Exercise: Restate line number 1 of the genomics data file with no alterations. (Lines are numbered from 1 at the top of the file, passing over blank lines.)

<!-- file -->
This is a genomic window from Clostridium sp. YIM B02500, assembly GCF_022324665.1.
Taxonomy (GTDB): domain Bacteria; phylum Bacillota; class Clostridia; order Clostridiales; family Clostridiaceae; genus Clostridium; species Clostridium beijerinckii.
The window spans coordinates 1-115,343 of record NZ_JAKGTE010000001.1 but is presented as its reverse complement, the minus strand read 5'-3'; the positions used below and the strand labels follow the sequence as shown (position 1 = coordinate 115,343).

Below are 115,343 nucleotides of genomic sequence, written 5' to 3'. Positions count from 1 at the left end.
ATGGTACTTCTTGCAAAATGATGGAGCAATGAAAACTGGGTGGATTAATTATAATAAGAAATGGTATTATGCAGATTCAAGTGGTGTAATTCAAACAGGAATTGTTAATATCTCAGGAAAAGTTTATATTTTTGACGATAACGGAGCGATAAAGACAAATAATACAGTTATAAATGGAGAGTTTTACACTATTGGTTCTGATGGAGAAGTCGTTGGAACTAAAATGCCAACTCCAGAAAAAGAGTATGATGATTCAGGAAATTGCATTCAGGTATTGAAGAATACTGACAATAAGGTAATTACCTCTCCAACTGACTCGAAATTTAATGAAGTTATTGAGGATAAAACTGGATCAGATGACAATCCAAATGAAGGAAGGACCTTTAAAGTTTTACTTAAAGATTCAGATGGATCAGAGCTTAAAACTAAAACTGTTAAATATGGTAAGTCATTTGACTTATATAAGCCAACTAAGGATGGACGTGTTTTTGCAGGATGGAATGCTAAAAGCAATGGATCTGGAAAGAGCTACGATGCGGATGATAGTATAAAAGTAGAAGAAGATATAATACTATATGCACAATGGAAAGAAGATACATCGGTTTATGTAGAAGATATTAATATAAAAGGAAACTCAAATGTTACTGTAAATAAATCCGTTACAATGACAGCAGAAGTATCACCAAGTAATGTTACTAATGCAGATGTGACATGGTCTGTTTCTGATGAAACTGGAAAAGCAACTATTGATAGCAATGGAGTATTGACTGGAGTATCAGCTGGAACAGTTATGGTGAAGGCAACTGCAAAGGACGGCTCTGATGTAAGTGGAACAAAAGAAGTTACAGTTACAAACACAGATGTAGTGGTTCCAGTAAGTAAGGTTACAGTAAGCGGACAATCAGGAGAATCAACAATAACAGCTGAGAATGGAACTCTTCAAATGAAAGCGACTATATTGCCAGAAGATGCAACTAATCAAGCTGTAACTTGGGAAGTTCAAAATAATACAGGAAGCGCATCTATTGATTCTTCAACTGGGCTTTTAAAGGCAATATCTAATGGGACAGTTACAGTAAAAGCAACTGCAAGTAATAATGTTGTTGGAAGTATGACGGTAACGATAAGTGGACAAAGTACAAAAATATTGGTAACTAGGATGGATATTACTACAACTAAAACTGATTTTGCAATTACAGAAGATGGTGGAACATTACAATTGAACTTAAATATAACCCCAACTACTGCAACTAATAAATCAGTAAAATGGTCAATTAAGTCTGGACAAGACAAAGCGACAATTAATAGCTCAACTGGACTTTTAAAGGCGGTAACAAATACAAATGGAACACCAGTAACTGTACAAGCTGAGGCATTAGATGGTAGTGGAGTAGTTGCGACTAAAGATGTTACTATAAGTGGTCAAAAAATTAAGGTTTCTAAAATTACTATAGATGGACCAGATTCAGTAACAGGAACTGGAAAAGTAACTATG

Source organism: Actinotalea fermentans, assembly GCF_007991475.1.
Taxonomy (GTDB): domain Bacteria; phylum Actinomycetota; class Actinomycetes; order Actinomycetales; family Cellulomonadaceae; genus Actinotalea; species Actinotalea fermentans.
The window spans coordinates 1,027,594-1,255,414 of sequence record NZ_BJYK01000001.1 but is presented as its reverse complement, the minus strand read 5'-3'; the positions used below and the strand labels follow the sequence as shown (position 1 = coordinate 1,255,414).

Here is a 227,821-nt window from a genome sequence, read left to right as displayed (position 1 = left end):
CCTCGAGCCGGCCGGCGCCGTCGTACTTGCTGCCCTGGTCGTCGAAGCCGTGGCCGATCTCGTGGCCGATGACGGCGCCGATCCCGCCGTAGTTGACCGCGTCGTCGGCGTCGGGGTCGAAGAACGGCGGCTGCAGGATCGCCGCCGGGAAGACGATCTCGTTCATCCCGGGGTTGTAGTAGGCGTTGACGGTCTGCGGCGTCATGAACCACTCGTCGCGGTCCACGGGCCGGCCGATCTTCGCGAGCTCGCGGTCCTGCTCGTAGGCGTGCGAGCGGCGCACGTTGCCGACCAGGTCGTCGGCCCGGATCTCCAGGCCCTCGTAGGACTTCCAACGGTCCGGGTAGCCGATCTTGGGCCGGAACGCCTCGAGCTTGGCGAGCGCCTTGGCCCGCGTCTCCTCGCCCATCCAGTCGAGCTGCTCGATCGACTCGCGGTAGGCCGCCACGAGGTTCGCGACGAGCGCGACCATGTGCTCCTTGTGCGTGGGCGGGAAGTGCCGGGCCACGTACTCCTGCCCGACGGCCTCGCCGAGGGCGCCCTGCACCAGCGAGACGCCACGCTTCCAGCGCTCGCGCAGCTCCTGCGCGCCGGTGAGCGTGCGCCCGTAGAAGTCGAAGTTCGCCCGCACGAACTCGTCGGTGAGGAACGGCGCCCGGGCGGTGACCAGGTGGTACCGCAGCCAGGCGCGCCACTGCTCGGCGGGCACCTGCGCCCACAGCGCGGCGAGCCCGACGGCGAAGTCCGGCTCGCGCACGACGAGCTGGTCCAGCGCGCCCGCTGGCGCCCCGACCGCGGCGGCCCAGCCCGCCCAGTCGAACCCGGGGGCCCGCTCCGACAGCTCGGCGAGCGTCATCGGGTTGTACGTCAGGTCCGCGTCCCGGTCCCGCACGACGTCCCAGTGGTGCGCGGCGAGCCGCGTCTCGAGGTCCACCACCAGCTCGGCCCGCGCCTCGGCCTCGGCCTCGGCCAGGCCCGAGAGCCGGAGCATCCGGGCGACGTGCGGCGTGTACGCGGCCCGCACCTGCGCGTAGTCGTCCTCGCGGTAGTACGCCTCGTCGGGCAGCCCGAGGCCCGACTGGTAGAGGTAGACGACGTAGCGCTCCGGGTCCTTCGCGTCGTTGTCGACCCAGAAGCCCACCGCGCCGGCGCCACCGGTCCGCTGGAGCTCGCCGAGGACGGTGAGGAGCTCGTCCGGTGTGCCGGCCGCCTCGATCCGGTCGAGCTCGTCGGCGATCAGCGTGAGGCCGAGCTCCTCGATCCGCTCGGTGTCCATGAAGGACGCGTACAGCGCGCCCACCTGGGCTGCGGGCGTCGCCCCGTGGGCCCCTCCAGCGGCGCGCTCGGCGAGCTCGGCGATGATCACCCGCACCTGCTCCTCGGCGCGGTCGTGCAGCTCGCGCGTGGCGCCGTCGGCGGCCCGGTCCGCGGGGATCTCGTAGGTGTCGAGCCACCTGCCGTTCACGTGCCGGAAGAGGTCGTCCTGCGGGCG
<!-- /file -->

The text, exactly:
This is a genomic window from Clostridium sp. YIM B02500, assembly GCF_022324665.1.